Last week have been a busy week indeed and I have focused on getting the dirty region based rendering to work. I am glad I followed my mentor’s advice and did dirty region before moving to an event based rendering, especially considering that when dirty region rendering works we have gotten an event based rendering, but not a an event based processing. So while CPU could be limited further this should show if its worth doing.
- Many of the more common controls works and produce fully workable dirty regions, amongst these are MultiImage, Image, Label, Button, Groups (Windows and Dialogs). There are a lot of other controls that work somewhat with some artifacts. Here is a video of the working controls and there respective dirty regions.
- As can be seen in this video were I have enabled and only render what changes on screen on my workstation, Confluence is almost fully usable. Note that my workstation thankfully copy backbuffer to frontbuffer and as such I can assume the backbuffer to be defined after the flip, sadly this is nonstandard and why I have no video from the beagle board yet.
- Experimented with a more scalable algorithm for handling the dirty regions after they have been generated here.
- Continue to fixup controls to create workable dirty regions.
- While the dirty regions are created and the clipping works I need to make the backbuffer defined on the BeagleBoard to have it working without flicker. This is a vital goal for this week. We have 3 options, either define the backbuffer via EGL_BUFFER_PRESERVE. Second option is to render the entire interface to a framebuffer object then before flip we render the framebuffer object to the backbuffer. Third option is to render as usual to the backbuffer and before flip we copy the content of the backbuffer to a texture and on the start of the scene we render that texture to the backbuffer. The first option is preferable and I have added code for it and egl seems to state it should be preserved my initial tests on the beagleboard indicates it not being preserved. Second option is probably the most useful on non-embedded since it limits the needed fragment operations more but bump the required GL driver abit (not of concern in GSoC). For this to be an option on the BeagleBoard I need to make sure its ok to create 720p framebuffer objects but I would assume so since max texture size is 2048×2048. The third is more of a fallback as its a bit wasteful but is useful on older graphics driver in the desktop segment, although I would guess copy the frontbuffer to the backbuffer without the need of an intermediate texture through glCopy is more proper.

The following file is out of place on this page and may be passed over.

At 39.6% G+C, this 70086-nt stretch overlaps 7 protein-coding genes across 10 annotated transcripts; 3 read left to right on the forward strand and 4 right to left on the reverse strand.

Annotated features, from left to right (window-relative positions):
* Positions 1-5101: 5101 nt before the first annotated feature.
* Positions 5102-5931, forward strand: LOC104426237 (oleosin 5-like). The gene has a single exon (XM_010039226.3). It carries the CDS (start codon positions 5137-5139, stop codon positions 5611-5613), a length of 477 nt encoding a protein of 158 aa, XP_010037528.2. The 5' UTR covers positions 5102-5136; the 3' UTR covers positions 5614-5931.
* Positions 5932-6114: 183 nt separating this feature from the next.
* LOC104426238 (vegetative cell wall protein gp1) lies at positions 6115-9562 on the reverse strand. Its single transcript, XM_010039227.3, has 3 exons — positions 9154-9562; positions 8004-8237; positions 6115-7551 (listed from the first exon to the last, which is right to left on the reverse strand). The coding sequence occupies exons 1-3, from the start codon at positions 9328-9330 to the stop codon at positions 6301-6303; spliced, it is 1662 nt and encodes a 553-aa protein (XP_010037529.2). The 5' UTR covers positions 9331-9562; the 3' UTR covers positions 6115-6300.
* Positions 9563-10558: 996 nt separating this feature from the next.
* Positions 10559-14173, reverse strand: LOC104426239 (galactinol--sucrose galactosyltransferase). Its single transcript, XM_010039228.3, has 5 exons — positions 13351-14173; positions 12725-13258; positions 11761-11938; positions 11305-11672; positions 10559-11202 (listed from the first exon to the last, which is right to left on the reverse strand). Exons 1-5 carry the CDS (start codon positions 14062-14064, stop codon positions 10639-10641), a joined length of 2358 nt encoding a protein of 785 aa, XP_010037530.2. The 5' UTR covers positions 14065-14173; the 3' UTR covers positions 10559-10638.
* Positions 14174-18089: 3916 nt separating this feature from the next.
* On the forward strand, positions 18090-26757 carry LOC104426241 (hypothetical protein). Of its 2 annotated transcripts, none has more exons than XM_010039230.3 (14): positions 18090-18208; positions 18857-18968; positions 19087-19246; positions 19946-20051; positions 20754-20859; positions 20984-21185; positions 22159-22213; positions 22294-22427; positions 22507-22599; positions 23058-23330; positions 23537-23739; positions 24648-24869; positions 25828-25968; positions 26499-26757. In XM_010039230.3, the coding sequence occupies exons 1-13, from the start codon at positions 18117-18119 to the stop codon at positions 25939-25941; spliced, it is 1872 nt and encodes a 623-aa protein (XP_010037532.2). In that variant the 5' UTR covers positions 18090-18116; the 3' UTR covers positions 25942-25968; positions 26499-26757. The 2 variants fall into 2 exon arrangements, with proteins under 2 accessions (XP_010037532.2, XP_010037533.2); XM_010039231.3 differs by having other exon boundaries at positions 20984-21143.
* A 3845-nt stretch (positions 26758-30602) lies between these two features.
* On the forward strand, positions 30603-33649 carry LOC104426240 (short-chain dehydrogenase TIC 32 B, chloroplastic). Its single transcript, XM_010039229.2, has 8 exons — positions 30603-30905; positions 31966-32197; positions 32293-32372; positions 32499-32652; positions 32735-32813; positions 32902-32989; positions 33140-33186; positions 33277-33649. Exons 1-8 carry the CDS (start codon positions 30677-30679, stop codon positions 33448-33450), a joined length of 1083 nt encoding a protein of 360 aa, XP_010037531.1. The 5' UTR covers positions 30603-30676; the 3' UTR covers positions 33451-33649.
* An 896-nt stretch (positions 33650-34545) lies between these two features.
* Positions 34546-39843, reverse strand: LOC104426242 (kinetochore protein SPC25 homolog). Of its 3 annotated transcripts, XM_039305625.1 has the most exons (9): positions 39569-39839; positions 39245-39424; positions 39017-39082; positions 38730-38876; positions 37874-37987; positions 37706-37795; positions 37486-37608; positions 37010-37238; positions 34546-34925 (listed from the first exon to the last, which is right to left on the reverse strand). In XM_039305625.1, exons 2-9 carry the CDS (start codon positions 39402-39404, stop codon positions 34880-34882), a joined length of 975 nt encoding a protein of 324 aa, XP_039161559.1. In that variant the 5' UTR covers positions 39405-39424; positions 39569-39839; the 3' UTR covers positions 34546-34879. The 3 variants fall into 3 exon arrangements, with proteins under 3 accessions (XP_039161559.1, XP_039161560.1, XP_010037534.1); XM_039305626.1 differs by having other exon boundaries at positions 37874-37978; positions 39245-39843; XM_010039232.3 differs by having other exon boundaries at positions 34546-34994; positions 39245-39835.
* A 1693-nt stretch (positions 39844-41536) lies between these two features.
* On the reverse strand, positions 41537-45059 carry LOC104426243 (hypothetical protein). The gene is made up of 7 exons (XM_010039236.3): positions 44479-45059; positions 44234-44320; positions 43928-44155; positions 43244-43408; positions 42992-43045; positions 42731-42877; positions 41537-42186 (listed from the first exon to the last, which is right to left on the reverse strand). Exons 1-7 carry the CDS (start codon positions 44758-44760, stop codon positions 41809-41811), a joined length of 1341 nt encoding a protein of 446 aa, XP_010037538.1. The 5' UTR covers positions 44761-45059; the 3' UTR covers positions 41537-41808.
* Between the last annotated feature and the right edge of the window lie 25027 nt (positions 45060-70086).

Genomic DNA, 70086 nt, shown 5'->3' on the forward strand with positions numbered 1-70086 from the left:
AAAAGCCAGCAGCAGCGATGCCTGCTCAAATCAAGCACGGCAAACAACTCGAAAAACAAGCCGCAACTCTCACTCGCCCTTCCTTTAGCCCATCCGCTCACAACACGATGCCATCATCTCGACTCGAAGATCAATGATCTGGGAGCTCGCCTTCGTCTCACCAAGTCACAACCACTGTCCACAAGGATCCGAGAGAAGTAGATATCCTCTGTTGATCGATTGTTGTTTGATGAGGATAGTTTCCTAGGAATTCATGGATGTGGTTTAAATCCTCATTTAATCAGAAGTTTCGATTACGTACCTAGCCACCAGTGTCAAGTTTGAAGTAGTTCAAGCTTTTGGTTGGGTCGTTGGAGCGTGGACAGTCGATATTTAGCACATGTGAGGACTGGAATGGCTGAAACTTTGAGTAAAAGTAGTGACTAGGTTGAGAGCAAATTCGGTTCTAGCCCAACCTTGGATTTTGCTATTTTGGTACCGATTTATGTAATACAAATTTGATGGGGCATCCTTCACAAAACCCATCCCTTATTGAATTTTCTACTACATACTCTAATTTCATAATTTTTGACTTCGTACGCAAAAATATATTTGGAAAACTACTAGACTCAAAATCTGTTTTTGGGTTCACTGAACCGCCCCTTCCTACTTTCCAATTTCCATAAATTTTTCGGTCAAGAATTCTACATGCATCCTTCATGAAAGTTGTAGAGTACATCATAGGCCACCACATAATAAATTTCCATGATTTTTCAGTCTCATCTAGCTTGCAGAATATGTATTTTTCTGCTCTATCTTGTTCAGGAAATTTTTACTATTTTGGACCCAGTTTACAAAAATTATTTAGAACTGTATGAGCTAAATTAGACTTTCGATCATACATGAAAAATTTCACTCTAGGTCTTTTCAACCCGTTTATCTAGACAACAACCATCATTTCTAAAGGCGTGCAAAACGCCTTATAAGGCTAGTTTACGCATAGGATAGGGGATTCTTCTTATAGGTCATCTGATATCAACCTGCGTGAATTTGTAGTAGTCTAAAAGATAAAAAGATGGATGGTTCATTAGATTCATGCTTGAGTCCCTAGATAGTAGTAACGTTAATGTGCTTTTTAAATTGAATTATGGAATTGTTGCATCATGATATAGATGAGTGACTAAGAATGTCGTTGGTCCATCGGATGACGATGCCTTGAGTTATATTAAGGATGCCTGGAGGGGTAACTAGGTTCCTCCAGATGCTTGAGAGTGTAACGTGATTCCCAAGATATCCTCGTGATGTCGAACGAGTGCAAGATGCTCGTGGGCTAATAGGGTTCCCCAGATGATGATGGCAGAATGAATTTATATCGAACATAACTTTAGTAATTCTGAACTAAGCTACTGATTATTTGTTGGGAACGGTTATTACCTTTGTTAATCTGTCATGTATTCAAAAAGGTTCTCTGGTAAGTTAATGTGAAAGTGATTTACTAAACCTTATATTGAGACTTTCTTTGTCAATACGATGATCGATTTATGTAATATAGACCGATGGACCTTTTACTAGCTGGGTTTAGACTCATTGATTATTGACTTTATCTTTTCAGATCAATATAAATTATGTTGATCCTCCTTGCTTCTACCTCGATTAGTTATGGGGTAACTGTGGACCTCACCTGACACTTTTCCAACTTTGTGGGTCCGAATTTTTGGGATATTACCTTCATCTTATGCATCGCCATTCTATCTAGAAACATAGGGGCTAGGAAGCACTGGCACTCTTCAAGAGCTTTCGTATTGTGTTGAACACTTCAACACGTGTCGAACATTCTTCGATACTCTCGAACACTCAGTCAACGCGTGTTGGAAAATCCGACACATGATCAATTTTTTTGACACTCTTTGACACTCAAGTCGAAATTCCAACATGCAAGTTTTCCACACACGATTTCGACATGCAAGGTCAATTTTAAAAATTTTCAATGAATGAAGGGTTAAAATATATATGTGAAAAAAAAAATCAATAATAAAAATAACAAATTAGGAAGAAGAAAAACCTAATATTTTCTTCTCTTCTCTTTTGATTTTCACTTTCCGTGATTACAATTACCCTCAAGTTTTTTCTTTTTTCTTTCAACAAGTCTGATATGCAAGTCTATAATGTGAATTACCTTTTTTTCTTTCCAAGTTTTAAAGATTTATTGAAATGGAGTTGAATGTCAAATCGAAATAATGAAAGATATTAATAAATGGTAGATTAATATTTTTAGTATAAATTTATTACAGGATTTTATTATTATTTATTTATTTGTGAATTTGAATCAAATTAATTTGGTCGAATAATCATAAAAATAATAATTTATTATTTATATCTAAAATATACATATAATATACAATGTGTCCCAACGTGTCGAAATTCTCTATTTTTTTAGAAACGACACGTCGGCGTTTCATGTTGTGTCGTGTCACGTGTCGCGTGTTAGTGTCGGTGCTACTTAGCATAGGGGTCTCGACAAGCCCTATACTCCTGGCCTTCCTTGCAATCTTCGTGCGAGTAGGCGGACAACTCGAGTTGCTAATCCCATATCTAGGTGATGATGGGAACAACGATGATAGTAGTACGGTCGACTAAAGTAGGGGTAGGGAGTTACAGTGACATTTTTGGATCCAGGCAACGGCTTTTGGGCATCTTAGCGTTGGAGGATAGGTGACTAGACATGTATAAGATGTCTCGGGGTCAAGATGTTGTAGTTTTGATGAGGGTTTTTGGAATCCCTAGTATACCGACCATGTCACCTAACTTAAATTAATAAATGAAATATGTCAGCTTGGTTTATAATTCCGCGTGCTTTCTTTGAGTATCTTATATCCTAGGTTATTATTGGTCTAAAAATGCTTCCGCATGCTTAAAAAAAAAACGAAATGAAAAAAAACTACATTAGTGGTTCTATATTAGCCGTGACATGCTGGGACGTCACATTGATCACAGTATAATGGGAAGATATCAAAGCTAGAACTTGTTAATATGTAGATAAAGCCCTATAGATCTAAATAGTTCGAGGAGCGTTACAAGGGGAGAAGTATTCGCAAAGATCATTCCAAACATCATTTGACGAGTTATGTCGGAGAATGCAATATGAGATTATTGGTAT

- The biggest problem for next week will be getting a defined backbuffer and is essential for the success of the project.
- A risk worth mentioning is that the dirty regions might not be as beneficial for the beagleboard as anticipated, this is doubtful however since SGX seems to have software fallbacks on certain rendering stages. So any limitation of the area should bring down CPU usage. My workstation had a significant lighter CPU load with dirty region rendering enabled, on average it was around half. Note that since not all controls are working, as an example RSS control, these numbers should be taken lightly.